[Ed. Note – I have been away from blogging for quite some time as Erin and I welcomed the birth of our first child last month. My plan was to get back to writing at the beginning of Advent, but the events in Beirut and Paris led me to write now.]

Earlier today, The Economist ran a story about the day after in Paris. The story used the phrase, ‘defiant normality.’ It is from reading this that I was compelled to reflect as follows:

I love the phrase ‘defiant normality.’ When we change everything we do because a group that, quite simply, the world’s leadership has not contained or dealt with effectively, then they win. As for me, I’m not in the mood to give these punks the satisfaction they’ve won.

Should we pray? By all means.

Should we stand in solidarity with the victims? By all means.

But let us do more. Let us demand of our world’s leadership actions – not words, but actions – that show this kind of stuff will not be tolerated and must be stopped.

I’ve had enough. And have for a long time.

My anger comes not only from these terrorist attacks (and this is terrorism – make no mistake about it) but from people being outraged and surprised this would happen.

My anger comes because there are many in this world who are so lost and misguided that they see the most productive way of being a member of society is to commit these acts of terror that are, simply, indefensible. God knew these people before they were formed in the womb, knew the plans that were for them to prosper, sent Christ to atone for the sin of the world so that all may be reconciled to their creator, and yet, unfortunately, some don’t know or choose not to accept God’s grace. After all, God loves all so much that all are given the free will to reject that love and the free will to carry out evil, just as all are given the free will to love and the free will to do good works. I’m angry that there are people who are so far away from realizing this grace and want to live a life of destruction and murder.

Those who carried out these terroristic actions are people who are hell bent on destroying civilized society for their own purposes. I’m not surprised it happened – I’m sad that our world leadership talks a lot about it but doesn’t seem to do more than talk because we don’t want to offend others.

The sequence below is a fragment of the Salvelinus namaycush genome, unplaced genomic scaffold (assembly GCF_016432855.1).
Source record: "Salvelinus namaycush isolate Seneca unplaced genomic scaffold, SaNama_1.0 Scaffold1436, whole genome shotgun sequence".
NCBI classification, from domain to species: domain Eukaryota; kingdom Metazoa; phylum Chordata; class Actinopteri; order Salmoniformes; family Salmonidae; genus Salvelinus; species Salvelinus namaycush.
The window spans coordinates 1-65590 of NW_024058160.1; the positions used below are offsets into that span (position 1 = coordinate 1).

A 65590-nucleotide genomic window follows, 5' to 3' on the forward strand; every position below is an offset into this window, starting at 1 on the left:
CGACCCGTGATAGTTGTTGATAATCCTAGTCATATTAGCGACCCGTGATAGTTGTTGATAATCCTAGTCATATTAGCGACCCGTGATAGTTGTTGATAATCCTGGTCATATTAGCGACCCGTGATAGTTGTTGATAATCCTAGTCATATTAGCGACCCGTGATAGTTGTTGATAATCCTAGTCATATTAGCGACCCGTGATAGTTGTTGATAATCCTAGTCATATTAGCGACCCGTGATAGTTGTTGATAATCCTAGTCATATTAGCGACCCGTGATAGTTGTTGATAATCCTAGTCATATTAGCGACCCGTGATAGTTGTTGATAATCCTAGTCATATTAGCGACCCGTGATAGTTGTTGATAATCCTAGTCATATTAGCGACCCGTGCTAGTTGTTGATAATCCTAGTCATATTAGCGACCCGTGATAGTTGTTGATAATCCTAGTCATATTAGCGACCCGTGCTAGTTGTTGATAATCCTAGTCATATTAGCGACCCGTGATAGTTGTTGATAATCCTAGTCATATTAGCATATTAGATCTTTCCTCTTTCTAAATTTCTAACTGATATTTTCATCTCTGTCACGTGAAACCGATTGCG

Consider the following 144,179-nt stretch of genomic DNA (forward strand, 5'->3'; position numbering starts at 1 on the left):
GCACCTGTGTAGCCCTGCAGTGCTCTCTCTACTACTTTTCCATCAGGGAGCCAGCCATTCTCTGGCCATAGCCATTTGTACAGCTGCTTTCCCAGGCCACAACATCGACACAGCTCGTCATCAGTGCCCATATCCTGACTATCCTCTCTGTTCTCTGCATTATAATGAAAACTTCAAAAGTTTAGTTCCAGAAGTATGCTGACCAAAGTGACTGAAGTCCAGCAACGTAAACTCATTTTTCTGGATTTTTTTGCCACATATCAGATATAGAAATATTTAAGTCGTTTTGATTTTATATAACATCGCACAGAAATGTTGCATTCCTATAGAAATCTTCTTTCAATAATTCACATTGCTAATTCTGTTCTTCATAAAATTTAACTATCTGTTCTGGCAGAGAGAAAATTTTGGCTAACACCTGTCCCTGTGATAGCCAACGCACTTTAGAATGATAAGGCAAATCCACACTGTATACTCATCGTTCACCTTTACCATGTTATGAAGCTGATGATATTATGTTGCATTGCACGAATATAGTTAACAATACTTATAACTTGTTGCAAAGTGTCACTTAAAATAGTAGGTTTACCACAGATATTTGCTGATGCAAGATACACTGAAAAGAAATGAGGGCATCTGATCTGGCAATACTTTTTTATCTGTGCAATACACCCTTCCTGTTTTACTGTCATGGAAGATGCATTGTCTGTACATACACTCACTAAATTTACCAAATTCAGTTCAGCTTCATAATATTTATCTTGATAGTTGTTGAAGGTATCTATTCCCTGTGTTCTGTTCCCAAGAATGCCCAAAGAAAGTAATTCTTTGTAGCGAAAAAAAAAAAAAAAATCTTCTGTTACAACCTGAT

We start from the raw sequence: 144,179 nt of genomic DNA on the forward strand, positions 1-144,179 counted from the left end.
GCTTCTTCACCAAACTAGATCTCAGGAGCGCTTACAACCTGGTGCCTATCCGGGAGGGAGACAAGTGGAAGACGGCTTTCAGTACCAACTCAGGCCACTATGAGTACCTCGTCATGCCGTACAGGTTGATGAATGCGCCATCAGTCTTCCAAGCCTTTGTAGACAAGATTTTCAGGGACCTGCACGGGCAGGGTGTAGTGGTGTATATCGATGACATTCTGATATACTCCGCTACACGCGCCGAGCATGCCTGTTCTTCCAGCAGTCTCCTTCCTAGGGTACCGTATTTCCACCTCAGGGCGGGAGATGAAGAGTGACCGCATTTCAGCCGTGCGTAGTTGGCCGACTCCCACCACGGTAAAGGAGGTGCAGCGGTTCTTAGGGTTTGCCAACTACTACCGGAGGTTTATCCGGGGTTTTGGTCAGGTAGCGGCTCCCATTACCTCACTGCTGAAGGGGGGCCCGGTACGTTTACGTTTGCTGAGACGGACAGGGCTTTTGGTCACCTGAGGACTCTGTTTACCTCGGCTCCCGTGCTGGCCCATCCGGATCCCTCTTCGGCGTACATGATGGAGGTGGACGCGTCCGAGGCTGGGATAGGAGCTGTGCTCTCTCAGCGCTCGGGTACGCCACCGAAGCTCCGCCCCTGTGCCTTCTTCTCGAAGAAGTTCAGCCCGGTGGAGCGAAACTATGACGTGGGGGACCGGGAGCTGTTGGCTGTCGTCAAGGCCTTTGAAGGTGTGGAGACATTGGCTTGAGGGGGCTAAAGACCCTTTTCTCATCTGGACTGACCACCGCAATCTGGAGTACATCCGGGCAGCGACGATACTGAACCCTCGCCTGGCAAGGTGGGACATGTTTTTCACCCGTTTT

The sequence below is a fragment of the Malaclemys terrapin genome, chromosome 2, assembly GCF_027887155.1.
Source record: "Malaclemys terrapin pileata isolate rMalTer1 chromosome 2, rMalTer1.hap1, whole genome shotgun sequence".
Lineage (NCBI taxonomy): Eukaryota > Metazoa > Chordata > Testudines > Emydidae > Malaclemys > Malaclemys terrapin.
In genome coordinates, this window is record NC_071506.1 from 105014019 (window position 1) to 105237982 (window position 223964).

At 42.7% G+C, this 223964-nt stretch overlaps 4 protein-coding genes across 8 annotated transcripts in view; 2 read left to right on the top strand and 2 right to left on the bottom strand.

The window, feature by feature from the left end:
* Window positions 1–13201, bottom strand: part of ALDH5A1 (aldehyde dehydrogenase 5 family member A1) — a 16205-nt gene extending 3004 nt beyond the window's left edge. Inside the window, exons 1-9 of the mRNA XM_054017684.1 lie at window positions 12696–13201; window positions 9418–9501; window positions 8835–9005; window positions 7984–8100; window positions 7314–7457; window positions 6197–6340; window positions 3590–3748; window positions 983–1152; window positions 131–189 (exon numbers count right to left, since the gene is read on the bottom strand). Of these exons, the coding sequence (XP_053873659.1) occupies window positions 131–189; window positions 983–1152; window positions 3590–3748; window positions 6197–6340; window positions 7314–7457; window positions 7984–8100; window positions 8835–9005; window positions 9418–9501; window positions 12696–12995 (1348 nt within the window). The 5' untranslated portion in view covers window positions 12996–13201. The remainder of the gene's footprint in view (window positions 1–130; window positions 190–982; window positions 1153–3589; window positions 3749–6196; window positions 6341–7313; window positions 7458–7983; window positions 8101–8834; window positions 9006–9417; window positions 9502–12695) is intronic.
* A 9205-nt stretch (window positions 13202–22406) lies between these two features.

I’m offended that people were out to eat on a Friday night in Paris or a Thursday in Beirut, going about their business at concerts and every other activity in a global city, and had their lives ended because some people wanted to simply carry out evil.

Enough is enough. If we are going to worry about not offending people, and take giant steps – including passing laws and running off of college campuses those who dare disagree with them (but that’s a whole other discussion) – to make sure that no one is offended, then note for the record I am highly offended. And someone needs to answer for me being offended. (I say that only slightly tongue in cheek.)

When I was in undergrad and grad school I dealt with professors and fellow students who offended me by some of their beliefs and actions and how they belittled some of my deeply held beliefs and identities. However, rather than go to Dan Reneau’s or Maxie Dunnam’s office to whine and moan, I took the chance to be strengthened in my own beliefs and identity by examining who I was and what I believed. I believe it made me a better student and a better man, and I pray it will have made me a better father.

Prayer? Yes.

Solidarity? Yes.

More of the same from our world’s leaders? I’ll pass.

I’m not in the mood to give these punks the satisfaction they’ve won.

I’m in the mood to be defiantly normal.

Grace and Peace, :Lamar